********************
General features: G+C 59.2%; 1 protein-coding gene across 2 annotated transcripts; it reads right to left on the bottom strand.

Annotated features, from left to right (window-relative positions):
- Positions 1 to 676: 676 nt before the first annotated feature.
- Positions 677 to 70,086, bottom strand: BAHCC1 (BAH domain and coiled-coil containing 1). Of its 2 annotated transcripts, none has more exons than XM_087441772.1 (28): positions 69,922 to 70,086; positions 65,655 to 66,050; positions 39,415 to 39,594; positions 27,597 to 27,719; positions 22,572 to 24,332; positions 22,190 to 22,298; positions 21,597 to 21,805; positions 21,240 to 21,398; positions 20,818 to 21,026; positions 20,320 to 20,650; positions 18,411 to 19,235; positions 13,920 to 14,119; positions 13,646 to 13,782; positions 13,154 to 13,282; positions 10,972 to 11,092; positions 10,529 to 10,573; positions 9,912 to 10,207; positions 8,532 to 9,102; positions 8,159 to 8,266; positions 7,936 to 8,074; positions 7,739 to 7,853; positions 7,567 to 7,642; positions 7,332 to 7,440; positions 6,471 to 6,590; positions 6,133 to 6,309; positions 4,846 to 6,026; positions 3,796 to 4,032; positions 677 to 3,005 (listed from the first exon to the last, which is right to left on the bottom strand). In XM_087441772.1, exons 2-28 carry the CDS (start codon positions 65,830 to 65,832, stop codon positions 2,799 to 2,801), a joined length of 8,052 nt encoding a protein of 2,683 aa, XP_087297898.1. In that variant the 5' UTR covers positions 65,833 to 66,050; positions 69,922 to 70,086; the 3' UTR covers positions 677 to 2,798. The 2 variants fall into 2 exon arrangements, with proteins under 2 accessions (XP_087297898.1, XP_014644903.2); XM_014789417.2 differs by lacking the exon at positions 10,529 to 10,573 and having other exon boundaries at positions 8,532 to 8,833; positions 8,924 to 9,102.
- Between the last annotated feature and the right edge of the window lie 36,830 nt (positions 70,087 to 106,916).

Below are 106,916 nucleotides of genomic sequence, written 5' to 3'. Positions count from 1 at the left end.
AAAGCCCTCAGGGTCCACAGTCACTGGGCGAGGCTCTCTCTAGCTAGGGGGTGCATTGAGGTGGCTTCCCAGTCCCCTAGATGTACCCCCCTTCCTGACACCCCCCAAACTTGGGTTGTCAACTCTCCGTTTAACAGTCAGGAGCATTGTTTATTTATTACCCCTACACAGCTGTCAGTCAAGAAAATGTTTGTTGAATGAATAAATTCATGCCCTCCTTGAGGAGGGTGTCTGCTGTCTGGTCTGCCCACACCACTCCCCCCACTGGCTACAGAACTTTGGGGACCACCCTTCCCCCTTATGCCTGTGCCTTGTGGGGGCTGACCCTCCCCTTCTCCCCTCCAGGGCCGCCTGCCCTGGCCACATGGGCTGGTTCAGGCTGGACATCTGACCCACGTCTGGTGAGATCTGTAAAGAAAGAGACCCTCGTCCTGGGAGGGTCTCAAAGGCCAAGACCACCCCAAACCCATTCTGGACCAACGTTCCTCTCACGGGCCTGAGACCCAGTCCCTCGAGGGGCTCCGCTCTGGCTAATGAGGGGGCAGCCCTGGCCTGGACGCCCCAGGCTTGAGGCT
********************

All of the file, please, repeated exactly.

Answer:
General features: G+C 59.2%; 1 protein-coding gene across 2 annotated transcripts; it reads right to left on the bottom strand.

Annotated features, from left to right (window-relative positions):
- Positions 1 to 676: 676 nt before the first annotated feature.
- Positions 677 to 70,086, bottom strand: BAHCC1 (BAH domain and coiled-coil containing 1). Of its 2 annotated transcripts, none has more exons than XM_087441772.1 (28): positions 69,922 to 70,086; positions 65,655 to 66,050; positions 39,415 to 39,594; positions 27,597 to 27,719; positions 22,572 to 24,332; positions 22,190 to 22,298; positions 21,597 to 21,805; positions 21,240 to 21,398; positions 20,818 to 21,026; positions 20,320 to 20,650; positions 18,411 to 19,235; positions 13,920 to 14,119; positions 13,646 to 13,782; positions 13,154 to 13,282; positions 10,972 to 11,092; positions 10,529 to 10,573; positions 9,912 to 10,207; positions 8,532 to 9,102; positions 8,159 to 8,266; positions 7,936 to 8,074; positions 7,739 to 7,853; positions 7,567 to 7,642; positions 7,332 to 7,440; positions 6,471 to 6,590; positions 6,133 to 6,309; positions 4,846 to 6,026; positions 3,796 to 4,032; positions 677 to 3,005 (listed from the first exon to the last, which is right to left on the bottom strand). In XM_087441772.1, exons 2-28 carry the CDS (start codon positions 65,830 to 65,832, stop codon positions 2,799 to 2,801), a joined length of 8,052 nt encoding a protein of 2,683 aa, XP_087297898.1. In that variant the 5' UTR covers positions 65,833 to 66,050; positions 69,922 to 70,086; the 3' UTR covers positions 677 to 2,798. The 2 variants fall into 2 exon arrangements, with proteins under 2 accessions (XP_087297898.1, XP_014644903.2); XM_014789417.2 differs by lacking the exon at positions 10,529 to 10,573 and having other exon boundaries at positions 8,532 to 8,833; positions 8,924 to 9,102.
- Between the last annotated feature and the right edge of the window lie 36,830 nt (positions 70,087 to 106,916).

Below are 106,916 nucleotides of genomic sequence, written 5' to 3'. Positions count from 1 at the left end.
AAAGCCCTCAGGGTCCACAGTCACTGGGCGAGGCTCTCTCTAGCTAGGGGGTGCATTGAGGTGGCTTCCCAGTCCCCTAGATGTACCCCCCTTCCTGACACCCCCCAAACTTGGGTTGTCAACTCTCCGTTTAACAGTCAGGAGCATTGTTTATTTATTACCCCTACACAGCTGTCAGTCAAGAAAATGTTTGTTGAATGAATAAATTCATGCCCTCCTTGAGGAGGGTGTCTGCTGTCTGGTCTGCCCACACCACTCCCCCCACTGGCTACAGAACTTTGGGGACCACCCTTCCCCCTTATGCCTGTGCCTTGTGGGGGCTGACCCTCCCCTTCTCCCCTCCAGGGCCGCCTGCCCTGGCCACATGGGCTGGTTCAGGCTGGACATCTGACCCACGTCTGGTGAGATCTGTAAAGAAAGAGACCCTCGTCCTGGGAGGGTCTCAAAGGCCAAGACCACCCCAAACCCATTCTGGACCAACGTTCCTCTCACGGGCCTGAGACCCAGTCCCTCGAGGGGCTCCGCTCTGGCTAATGAGGGGGCAGCCCTGGCCTGGACGCCCCAGGCTTGAGGCT